Harrassment and support

The largest survey of its kind in the Republic of Ireland into the experiences of immigrant communities has highlighted issues of racism, with over a third experiencing public racial harrassment and similar levels of harrassment at work. Black Africans were the most targetted group. The report also indicates significant under-reporting of harrassement and crime experienced by immigrants. Full report here. In Northern Ireland, a trade union has established a team to recruit and support Eastern European workers and plans to set up a comparable team in the Republic next year.

  • Yokel

    This study tells us the obvious. It’s what people are going to do about it.

  • Greenflag

    Legislation and education is the way to combat racism . There is only one human race despite all of our ethnic, linguistic, cultural and political differences .

    Continuing economic growth, political stability and ‘remedial’ educational classes for the retards who are convicted of ‘minor’ racist offences should eventually consign ‘racism’ to where it belongs -i.e in the past – just one of the negative legacies of the european colonial ‘illusion’ that the white man alone was capable of ‘civilisation’ .

    Good to see the problemn is being looked at now rather than in 20 years time .

    Thanks to Fair Deal for the link 🙂

  • jaun

    “It said the aim was to prevent exploitation of foreign workers” – crikey, south armagh beware !

  • On that (and thanks to Fair Deal for highlighting ATGWU’s initiave), there is an event today (wednesday) at 12:30 at Transport House in Belfast playing it’s part in anti-racism in the workplace week.
    As part of that event, the NI Committee of the ICTU will be launching a Polish translation of it’s Minimum Wage leaflet.
    ICTU have also organised a gig in the John Hewitt bar on Thursday evening to mark the week and the issue of integration in the workplace.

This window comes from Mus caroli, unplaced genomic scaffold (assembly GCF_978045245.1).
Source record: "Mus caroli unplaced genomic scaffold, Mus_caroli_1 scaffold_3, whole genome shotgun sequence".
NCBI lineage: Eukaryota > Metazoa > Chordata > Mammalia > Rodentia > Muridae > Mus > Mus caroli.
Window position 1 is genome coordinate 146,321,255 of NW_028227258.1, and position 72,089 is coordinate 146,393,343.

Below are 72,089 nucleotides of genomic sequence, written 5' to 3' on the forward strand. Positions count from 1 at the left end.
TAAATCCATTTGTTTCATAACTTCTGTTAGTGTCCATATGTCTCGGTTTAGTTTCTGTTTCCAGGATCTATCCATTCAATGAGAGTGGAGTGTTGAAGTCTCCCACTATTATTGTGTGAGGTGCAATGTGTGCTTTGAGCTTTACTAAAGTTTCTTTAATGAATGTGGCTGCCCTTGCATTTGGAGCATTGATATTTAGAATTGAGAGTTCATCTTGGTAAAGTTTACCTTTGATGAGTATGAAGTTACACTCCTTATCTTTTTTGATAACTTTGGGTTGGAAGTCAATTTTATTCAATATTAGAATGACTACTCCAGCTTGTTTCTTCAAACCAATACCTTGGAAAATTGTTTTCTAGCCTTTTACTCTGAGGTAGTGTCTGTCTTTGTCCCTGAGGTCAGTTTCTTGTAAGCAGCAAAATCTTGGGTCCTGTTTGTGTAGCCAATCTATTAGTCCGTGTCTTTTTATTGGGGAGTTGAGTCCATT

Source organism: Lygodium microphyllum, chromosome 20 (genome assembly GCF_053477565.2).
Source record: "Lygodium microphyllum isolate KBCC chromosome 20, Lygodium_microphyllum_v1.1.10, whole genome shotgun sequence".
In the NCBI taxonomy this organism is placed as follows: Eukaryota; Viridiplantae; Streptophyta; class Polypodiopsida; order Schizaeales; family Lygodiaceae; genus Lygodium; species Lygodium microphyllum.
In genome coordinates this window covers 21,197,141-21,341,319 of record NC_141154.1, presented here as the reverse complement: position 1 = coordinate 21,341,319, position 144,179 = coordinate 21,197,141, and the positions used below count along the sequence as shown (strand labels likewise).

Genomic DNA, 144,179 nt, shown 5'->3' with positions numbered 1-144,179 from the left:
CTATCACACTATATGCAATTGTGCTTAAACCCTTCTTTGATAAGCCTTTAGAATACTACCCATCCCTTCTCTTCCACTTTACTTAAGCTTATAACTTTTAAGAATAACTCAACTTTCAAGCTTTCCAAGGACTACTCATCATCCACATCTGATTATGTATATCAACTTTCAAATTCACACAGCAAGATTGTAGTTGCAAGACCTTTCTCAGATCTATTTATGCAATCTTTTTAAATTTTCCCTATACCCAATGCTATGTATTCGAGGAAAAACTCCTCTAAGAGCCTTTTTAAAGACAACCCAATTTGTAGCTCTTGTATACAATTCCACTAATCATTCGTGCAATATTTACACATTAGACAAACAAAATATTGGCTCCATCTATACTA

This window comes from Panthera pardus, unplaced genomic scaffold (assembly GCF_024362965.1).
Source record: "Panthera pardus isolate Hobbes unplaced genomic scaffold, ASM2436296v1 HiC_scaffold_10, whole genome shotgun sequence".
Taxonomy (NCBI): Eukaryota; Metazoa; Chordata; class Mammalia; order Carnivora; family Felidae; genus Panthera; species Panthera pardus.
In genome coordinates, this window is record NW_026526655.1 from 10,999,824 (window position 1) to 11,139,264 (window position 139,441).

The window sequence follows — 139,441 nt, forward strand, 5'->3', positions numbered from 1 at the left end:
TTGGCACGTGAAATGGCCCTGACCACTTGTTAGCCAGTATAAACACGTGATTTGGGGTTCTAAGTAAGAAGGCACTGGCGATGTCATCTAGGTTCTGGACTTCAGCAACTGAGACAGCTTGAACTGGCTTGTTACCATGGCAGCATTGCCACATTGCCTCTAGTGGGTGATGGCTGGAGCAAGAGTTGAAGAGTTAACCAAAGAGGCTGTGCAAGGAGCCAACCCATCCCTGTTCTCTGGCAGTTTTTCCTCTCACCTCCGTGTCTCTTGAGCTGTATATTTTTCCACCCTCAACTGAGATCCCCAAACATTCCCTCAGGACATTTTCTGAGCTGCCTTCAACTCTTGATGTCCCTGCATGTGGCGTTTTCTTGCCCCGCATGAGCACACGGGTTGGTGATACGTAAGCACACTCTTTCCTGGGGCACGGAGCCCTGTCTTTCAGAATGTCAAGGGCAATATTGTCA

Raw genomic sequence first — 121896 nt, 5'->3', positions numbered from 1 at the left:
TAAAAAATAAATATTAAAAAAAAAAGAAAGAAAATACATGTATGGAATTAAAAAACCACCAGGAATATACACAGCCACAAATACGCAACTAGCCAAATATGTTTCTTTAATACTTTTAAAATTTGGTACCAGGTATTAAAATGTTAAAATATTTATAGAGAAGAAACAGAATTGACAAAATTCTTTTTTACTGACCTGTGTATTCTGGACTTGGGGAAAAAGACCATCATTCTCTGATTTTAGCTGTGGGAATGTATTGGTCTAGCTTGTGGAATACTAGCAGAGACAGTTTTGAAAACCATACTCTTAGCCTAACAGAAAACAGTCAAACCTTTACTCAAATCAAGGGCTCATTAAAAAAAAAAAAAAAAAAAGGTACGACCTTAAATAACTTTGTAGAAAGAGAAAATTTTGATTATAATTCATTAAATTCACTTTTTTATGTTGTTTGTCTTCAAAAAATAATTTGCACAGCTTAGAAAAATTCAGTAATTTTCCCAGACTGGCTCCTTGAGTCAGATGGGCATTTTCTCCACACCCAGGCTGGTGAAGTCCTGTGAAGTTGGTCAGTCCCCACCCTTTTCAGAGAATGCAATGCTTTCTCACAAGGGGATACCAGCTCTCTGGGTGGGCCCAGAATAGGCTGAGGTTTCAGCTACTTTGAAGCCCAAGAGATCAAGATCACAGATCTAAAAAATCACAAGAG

Shameless plug. See ya there.

  • Henry94

    50% of North’s hospital staff racially abused – report

    Last updated: 08-11-06, 15:27

    Almost half the foreign hospital staff working in Northern Ireland have been subjected to racist abuse — many from their own colleagues, a report revealed today.

    Hundreds of migrant health workers have been targets for bigoted remarks by colleagues, patients and patients’ relatives.

    Those of Arabic, Filipino and black African descent were among the most discriminated against.

    In a survey for the North’s Department of Health published today minorities claimed they were over-worked and denied promotion because of their status.

    The paper stated: “Work colleagues were most likely to be the source of racist harassment in the workplace. “Half of those who reported having been racially harassed at work said their colleagues were responsible and in a further 23% of cases respondents had been harassed by another person working in the same establishment.”

    Social services staff were most likely to be affected, followed by nurses and doctors. The most frequent grievances were racist comments followed by patients refusing care, unfair criticism as well as bullying and intimidation. Authors from the Institute of Conflict Research interviewed 557 internationally recruited and minority staff.

    They found 59 per cent had experienced harassment outside work and 46 per cent during their occupation. Lilly Kerr from nurses’ union Unison said staff were entitled to be left in peace.

    “These people are caring for some of the sickest patients, they are here because we initially went out and asked them to come here and without them we could not care for our parents or grandparents,” she said.

    “The findings of this report are a wake-up call and a challenge to trade unions and management. There is now an urgent necessity to put agreed processes in place which is not just about best practice but about eradicating racism from all workplaces.

    “Staff and patients must understand there will be a zero tolerance policy to any form of racism.” In recent months Filipino nurses working in the Ulster Hospital in Dundonald have been forced from their home after it was targeted by racists.

    There have also been attacks in Craigavon. The North’s health minister Paul Goggins said: “The publication of this report during Anti-Racist Workplace week is a stark reminder of the need for solidarity and action against racism.

    “Racism in any form, or any degree, is unacceptable and has to be eradicated.

  • Henry94

    The question is how much credibility should we give to surveys where people are asked to quantify their own victimhood.